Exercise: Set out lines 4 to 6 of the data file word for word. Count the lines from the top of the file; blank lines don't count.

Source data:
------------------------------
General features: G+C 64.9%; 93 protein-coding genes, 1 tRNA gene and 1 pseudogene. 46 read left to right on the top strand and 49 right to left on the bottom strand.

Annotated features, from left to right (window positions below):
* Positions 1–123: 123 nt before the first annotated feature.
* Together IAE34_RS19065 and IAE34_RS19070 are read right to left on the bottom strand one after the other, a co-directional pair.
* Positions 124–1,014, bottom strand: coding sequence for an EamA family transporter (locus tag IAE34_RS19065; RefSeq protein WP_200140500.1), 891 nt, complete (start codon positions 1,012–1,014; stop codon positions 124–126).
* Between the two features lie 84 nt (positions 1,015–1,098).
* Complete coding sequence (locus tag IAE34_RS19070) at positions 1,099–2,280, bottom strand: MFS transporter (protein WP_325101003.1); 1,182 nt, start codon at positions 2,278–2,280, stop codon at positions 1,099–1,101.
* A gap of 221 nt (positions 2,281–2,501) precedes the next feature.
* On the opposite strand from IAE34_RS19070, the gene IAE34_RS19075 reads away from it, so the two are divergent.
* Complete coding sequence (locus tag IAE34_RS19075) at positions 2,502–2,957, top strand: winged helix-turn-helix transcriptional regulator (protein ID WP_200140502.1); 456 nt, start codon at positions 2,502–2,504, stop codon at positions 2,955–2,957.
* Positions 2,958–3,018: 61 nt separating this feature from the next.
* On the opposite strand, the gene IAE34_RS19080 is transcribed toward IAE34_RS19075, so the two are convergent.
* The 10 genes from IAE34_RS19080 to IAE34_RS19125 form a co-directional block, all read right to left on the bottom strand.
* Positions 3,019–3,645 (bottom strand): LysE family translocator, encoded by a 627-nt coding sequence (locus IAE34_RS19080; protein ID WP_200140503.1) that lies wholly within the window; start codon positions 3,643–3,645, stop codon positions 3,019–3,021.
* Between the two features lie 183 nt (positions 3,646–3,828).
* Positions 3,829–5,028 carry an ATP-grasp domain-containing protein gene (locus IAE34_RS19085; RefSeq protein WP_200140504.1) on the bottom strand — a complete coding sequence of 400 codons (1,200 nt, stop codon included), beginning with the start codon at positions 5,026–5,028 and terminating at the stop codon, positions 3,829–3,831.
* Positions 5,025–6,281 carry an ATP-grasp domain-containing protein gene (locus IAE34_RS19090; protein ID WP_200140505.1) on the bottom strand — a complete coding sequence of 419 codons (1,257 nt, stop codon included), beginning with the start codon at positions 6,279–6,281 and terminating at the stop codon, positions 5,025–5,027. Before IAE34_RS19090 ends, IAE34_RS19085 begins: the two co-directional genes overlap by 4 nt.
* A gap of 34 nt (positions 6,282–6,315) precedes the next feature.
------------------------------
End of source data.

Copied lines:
* Together IAE34_RS19065 and IAE34_RS19070 are read right to left on the bottom strand one after the other, a co-directional pair.
* Positions 124–1,014, bottom strand: coding sequence for an EamA family transporter (locus tag IAE34_RS19065; RefSeq protein WP_200140500.1), 891 nt, complete (start codon positions 1,012–1,014; stop codon positions 124–126).
* Between the two features lie 84 nt (positions 1,015–1,098).